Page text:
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The effects of an active re-warm-up protocol during the half time of a competitive soccer game on sprint, agility & jump performance of male amateur soccer players.
Halmstad University, School of Business and Engineering (SET).
2013 (English)Independent thesis Advanced level (degree of Master (One Year)), 60 credits / 90 HE creditsStudent thesis
Abstract [en]

Background. Pre-game warm-up routines are a common component of soccer. Warm-up prior to a high-demand sport as soccer, has demonstrated positive effects in the physiological responses of athletes, as well as their performance. The rise of muscle and core temperature stimulates a number of physical mechanisms, responsible for many proposed benefits in performance. The lower activity pattern of soccer players observed during the initial phase of the second half, is attributed- among other possible reasons- to remaining passive during the 15 min half time, as re-warm-up is not usually implemented before the beginning of the second half of a soccer game. Objectives. The purpose of this study was to investigate if an active re-warm-up protocol is more beneficial than no warm-up during half time on the physiological soccer-specific performance indicators; sprint, agility and vertical jump. Methods. 11 male amateur soccer players participated in a 3-occasion test, conducted in a lab setting and an indoor sports hall. Participants were submitted in the Yo-Yo Intermittent Recovery Test (level 1), to estimate their maximum aerobic capacity. For the other 2 test occasions, participants performed a cross-over design test, which included remaining passive (PS) and performing a 5 min active re-warm-up (RW), during half time. Identical experimental procedures were used for the other 2 occasions, including a regular pre-game warm-up, a 46.11 min simulation of one half of a competitive soccer game on a motorized treadmill, as well as sprint (10 m-20 m-30 m), agility and counter movement jump (CMJ) tests, before (baseline values) and 15 min after the simulation (second half values). Blood lactate, rate of perceived exertion (RPE) and weight loss after the simulation, as well as heart rate (HR) during the simulation, were also measured. Results. Participants’ estimated maximum aerobic capacity was 52.8±2.9 (ml· kg-1 ·min-1). Subjects’ performance decreased (p<0.01) after PS in all the performance tests. However, performance was maintained to baseline levels with the exception of agility which was improved after RW (p=0.047). Moreover, subjects performed better in all the tests after RW compared to PS (PSdiff  and RWdiff) (p<0.01). Similar was the effect of the treadmill simulation on the subjects on both occasions, since there were no differences between PS and RW in blood lactate (p=0.61), RPE (p=0.50), weight loss (p=0.26) and HR (p=0.80). Conclusion. Our results demonstrate that an active re-warm-up of 5 min during the half time of a competitive soccer game has beneficial effects on the sprint, agility, and jump performance of soccer players in the initial phase of the second half compared to no warm-up.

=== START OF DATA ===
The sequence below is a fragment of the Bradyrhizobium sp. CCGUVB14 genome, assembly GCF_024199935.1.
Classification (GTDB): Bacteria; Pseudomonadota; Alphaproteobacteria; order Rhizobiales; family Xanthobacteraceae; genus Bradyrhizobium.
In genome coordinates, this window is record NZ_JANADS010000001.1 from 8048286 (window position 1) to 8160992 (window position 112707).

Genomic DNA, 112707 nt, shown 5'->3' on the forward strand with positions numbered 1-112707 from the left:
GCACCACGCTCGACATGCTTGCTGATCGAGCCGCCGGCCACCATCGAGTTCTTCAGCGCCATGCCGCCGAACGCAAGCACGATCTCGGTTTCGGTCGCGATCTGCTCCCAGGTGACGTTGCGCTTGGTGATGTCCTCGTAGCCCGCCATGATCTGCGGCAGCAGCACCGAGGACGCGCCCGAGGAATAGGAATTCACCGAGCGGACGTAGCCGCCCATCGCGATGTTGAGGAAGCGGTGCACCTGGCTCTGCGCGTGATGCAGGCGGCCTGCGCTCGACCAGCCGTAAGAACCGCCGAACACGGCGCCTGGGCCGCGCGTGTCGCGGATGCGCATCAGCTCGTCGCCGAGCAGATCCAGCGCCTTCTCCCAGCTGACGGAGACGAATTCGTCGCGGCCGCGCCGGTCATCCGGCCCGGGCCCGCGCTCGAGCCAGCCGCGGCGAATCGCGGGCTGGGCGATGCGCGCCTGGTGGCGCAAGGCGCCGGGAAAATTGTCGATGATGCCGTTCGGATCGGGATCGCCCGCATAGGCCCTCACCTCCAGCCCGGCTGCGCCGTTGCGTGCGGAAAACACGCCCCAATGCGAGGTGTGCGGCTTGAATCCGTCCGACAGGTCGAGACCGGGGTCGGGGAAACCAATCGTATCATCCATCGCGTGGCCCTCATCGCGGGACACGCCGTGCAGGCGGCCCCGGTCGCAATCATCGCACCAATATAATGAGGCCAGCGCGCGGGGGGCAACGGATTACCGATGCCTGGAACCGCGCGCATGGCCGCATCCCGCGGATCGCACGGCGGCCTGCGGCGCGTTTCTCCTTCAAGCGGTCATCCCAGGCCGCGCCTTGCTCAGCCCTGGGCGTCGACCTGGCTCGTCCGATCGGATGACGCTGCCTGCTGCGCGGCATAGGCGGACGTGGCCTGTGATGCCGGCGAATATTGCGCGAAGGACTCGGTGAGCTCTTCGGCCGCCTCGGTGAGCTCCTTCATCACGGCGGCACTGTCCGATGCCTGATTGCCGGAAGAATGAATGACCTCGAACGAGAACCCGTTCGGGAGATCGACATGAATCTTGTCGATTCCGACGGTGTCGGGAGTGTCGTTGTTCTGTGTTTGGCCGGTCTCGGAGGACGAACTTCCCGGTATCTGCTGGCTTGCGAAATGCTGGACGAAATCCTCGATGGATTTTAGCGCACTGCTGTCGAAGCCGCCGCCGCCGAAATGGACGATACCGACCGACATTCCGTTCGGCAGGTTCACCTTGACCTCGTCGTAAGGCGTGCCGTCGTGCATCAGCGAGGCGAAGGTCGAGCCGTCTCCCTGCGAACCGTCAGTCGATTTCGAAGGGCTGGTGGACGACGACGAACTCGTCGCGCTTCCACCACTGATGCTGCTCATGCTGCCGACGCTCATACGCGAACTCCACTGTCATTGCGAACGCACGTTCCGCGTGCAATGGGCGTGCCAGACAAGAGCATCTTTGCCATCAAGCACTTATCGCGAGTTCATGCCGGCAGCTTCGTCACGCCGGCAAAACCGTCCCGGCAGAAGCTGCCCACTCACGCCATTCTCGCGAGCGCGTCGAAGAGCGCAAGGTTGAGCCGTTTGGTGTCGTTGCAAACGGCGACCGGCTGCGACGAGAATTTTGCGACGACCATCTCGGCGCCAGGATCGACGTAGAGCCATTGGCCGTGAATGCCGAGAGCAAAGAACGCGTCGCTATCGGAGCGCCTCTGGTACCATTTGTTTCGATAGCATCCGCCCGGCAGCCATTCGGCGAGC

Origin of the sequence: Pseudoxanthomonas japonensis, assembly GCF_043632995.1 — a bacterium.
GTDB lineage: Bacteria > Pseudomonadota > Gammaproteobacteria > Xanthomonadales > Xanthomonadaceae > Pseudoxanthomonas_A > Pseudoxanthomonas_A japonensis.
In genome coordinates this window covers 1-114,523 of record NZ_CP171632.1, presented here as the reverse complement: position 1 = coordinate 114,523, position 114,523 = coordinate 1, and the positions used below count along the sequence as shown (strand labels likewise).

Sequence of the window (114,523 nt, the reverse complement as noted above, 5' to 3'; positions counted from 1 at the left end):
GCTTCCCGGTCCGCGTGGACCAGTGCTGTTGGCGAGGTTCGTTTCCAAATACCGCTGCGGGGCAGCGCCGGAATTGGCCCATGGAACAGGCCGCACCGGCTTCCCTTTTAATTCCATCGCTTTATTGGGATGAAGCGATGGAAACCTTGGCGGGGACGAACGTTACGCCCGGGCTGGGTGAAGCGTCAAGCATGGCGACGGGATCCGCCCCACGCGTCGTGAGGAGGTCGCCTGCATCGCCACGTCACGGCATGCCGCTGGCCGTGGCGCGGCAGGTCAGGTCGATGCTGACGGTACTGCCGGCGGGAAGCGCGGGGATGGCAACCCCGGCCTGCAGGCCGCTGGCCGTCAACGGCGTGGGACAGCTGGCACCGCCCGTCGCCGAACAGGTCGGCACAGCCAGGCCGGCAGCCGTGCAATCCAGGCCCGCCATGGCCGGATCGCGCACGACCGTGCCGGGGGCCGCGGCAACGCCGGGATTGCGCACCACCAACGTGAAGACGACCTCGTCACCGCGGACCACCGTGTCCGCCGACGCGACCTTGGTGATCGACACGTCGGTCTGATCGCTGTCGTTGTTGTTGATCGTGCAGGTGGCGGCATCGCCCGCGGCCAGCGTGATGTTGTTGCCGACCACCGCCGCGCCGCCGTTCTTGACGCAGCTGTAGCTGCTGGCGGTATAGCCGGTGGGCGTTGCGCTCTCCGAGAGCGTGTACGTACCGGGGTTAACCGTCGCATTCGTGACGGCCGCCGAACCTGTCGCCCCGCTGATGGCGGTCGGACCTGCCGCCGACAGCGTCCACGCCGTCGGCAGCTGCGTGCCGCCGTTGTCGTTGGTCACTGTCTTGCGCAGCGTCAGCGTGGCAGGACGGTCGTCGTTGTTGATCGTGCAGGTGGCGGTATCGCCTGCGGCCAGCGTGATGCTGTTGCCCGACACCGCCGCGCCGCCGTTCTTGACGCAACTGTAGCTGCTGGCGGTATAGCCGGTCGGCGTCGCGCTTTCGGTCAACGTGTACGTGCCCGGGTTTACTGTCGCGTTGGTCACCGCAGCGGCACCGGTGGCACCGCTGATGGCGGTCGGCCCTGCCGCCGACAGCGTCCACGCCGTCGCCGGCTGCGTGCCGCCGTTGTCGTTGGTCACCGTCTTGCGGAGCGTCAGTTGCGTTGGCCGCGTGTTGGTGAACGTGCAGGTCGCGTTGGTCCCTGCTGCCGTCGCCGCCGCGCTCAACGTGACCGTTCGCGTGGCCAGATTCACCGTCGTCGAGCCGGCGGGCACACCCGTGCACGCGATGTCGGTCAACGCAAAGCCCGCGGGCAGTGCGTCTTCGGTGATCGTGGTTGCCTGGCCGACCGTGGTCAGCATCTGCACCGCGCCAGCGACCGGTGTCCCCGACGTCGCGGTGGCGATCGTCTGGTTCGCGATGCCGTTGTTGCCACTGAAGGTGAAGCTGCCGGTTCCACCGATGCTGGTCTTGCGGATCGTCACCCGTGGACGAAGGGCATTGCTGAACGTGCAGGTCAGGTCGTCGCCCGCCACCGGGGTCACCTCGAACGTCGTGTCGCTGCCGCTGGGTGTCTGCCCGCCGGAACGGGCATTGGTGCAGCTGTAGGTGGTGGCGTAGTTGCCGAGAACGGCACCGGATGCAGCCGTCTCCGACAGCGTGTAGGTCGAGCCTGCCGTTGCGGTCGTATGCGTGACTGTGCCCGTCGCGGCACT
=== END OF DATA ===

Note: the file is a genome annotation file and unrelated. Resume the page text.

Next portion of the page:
Place, publisher, year, edition, pages
2013. , 32 p.
Keyword [en]
Soccer, Half time, re-warm-up, performance, warm-up
National Category
Sport and Fitness Sciences
Identifiers
URN: urn:nbn:se:hh:diva-23659OAI: oai:DiVA.org:hh-23659DiVA: diva2:651325
Subject / course
Biomedicine
Supervisors
Examiners
Available from: 2013-10-11 Created: 2013-09-25 Last updated: 2013-10-11Bibliographically approved

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CiteExportLink to record
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Cite
Citation style
  • apa
  • ieee
  • modern-language-association-8th-edition
  • vancouver
  • Other style
More styles
Language
  • de-DE
  • en-GB
  • en-US
  • fi-FI
  • nn-NO
  • nn-NB
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More languages
Output format
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  • asciidoc
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